The authors found indeed that the genes mutated in schizophrenia patients were in close proximity to HARs. Since genes in proximity to HARs are likely to be under their regulation, this suggest important functional roles of HARs in the genetic architecture of schizophrenia. The authors did not stop here, but evaluated which of these schizophrenia associated genes in close proximity to HARs were in addition highly conserved in primates, and found that those genes were the most conserved. These results could seem counterintuitive, but they imply that HARs are regions that evolved divergently in the human lineage under positive selection, and that genes that are functionally important for humans gained new regulation of transcription thanks to HARs.

Furthermore, researchers investigating genetic variants present in patients with autism, found out that these genetic variants are often located in HARs10. In addition, these particular HARs seem to interact with proteins that regulate gene expression in the brain, and are of great importance for several intracellular processes during not only development, but also correct functioning in adulthood.

Discovering the functions of HARs

Researchers are exploring the possible functions of HARs, and the role they might have played in human evolution, but there is still a long way to go. Fortunately, recent discoveries in biotechnology are proving helpful, since it is possible to obtain different cell types from our closest relatives after obtaining skin cells (fibroblasts), reprogram them to become pluripotent stem cells (cells that can differentiate into different cell types), and edit their DNA to obtain modified brain, heart, or liver cells11. It is even possible to generate a model of the differentiation of the human cortex using human fibroblasts as a start12. These cells allow researchers to observe the changes in gene regulatory networks caused by HARs in the primate and human contexts, and the effects on neural development and functions.

These research directions may advance our understanding, and fill out the puzzle of what makes us human, and how the constraints of evolution shaped our nature.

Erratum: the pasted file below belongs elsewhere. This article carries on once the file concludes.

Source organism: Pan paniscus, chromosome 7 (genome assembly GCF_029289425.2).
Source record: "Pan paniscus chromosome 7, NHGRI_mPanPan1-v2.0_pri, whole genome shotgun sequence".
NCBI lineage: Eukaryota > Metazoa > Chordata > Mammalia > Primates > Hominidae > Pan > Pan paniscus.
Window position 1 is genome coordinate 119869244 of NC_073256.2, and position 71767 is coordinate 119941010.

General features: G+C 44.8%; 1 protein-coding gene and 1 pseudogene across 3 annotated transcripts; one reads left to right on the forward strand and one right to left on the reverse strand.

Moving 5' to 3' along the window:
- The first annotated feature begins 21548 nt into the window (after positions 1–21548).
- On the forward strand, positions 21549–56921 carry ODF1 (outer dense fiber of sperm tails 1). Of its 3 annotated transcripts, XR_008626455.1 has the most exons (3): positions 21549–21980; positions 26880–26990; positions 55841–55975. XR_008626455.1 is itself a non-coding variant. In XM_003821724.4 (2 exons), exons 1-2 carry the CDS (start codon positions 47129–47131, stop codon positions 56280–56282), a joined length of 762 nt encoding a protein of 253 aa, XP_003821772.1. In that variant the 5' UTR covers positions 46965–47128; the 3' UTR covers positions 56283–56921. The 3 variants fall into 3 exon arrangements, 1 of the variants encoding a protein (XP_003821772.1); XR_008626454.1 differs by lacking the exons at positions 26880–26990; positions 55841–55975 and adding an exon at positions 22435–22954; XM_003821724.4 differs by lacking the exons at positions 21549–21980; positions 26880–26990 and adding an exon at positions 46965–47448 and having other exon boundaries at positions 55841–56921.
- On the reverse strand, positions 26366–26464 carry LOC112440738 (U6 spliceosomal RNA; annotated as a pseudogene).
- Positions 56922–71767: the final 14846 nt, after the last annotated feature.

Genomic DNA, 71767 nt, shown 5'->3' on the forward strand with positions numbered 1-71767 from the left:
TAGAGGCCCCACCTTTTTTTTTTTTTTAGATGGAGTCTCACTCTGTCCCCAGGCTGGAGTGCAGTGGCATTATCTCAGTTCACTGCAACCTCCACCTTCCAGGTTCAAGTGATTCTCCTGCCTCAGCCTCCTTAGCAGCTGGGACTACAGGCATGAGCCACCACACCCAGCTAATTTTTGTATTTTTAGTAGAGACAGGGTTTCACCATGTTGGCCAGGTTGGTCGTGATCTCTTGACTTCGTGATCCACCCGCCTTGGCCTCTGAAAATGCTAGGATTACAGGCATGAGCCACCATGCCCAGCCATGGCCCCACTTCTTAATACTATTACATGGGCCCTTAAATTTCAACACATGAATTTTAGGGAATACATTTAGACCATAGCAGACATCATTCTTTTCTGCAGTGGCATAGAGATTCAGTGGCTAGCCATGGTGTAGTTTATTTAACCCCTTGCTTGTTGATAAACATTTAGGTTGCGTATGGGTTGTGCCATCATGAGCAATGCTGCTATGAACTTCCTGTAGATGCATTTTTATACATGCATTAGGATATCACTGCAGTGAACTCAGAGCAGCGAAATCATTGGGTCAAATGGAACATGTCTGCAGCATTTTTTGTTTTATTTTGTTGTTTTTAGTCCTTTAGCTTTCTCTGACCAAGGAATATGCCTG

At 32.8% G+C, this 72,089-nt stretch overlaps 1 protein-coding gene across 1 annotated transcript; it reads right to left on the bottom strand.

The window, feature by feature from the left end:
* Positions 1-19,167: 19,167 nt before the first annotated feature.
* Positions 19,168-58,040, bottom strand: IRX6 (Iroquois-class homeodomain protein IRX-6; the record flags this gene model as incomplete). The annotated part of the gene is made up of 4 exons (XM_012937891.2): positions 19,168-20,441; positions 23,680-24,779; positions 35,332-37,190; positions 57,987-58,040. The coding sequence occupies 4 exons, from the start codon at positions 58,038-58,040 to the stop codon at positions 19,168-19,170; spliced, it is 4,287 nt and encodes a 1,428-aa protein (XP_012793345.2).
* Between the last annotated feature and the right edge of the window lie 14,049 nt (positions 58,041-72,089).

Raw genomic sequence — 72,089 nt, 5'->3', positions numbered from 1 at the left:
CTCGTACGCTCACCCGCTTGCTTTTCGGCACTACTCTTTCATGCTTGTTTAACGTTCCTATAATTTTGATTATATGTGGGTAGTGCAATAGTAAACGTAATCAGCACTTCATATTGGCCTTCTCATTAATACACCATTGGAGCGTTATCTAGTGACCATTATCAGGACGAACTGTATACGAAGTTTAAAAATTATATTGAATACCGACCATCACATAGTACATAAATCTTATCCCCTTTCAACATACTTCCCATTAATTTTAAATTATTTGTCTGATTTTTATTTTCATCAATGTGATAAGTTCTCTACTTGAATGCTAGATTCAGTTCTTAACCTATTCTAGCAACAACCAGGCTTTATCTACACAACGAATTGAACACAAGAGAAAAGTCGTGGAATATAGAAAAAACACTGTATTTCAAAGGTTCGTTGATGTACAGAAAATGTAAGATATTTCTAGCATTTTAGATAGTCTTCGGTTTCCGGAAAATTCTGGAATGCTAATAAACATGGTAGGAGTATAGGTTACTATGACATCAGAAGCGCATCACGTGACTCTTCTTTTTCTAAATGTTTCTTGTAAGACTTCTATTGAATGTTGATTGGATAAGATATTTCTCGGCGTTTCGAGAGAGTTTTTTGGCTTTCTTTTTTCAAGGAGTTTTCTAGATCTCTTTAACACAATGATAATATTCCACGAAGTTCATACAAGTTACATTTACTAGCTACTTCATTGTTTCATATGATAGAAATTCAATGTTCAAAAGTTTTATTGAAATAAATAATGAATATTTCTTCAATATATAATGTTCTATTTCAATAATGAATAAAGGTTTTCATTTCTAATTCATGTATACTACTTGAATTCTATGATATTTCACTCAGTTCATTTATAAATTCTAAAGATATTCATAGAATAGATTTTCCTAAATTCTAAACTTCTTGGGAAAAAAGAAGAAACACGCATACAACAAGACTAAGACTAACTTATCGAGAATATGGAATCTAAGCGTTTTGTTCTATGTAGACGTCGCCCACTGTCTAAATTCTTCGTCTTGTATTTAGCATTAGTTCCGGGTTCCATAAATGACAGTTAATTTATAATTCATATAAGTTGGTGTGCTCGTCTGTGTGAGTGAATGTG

References:

(1) Chimpanzee Sequencing and Analysis Consortium. Initial Sequence of the Chimpanzee Genome and Comparison with the Human Genome. Nature 2005, 437 (7055), 69–87. doi: 10.1038/nature04072.

(2) International Human Genome Sequencing Consortium. Initial Sequencing and Analysis of the Human Genome. Nature 2001, 409 (6822), 860–921. doi: 10.1038/35057062.

(3) Pollard, K. S.; Salama, S. R.; King, B.; Kern, A. D.; Dreszer, T.; Katzman, S.; Siepel, A.; Pedersen, J. S.; Bejerano, G.; Baertsch, R.; Rosenbloom, K. R.; Kent, J.; Haussler, D. Forces Shaping the Fastest Evolving Regions in the Human Genome. PLoS Genet 2006, 2 (10), e168. doi: 10.1371/journal.pgen.0020168.

(4) Kostka, D.; Hubisz, M. J.; Siepel, A.; Pollard, K. S. The Role of GC-Biased Gene Conversion in Shaping the Fastest Evolving Regions of the Human Genome. Molecular Biology and Evolution 2012, 29 (3), 1047–1057. doi: 10.1093/molbev/msr279.

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(7) Hubisz, M. J.; Pollard, K. S. Exploring the Genesis and Functions of Human Accelerated Regions Sheds Light on Their Role in Human Evolution. Current Opinion in Genetics & Development 2014, 29, 15–21. doi: 10.1016/j.gde.2014.07.005.

(8) Krause, J.; Pääbo, S. Genetic Time Travel. Genetics 2016, 203 (1), 9–12. doi: 10.1534/genetics.116.187856.

(9) Xu, K.; Schadt, E. E.; Pollard, K. S.; Roussos, P.; Dudley, J. T. Genomic and Network Patterns of Schizophrenia Genetic Variation in Human Evolutionary Accelerated Regions. Molecular Biology and Evolution 2015, 32 (5), 1148–1160. doi: 10.1093/molbev/msv031.